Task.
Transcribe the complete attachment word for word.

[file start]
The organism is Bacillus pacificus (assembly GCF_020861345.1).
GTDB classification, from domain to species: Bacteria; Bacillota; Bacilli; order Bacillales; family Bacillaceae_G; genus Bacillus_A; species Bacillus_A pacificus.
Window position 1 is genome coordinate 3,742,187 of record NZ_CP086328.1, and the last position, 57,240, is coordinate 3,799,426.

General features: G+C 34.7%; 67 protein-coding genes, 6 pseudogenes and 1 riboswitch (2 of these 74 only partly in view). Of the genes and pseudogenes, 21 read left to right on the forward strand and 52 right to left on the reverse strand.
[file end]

The organism is Bacillus pacificus (assembly GCF_020861345.1).
GTDB classification, from domain to species: Bacteria; Bacillota; Bacilli; order Bacillales; family Bacillaceae_G; genus Bacillus_A; species Bacillus_A pacificus.
Window position 1 is genome coordinate 3,742,187 of record NZ_CP086328.1, and the last position, 57,240, is coordinate 3,799,426.

General features: G+C 34.7%; 67 protein-coding genes, 6 pseudogenes and 1 riboswitch (2 of these 74 only partly in view). Of the genes and pseudogenes, 21 read left to right on the forward strand and 52 right to left on the reverse strand.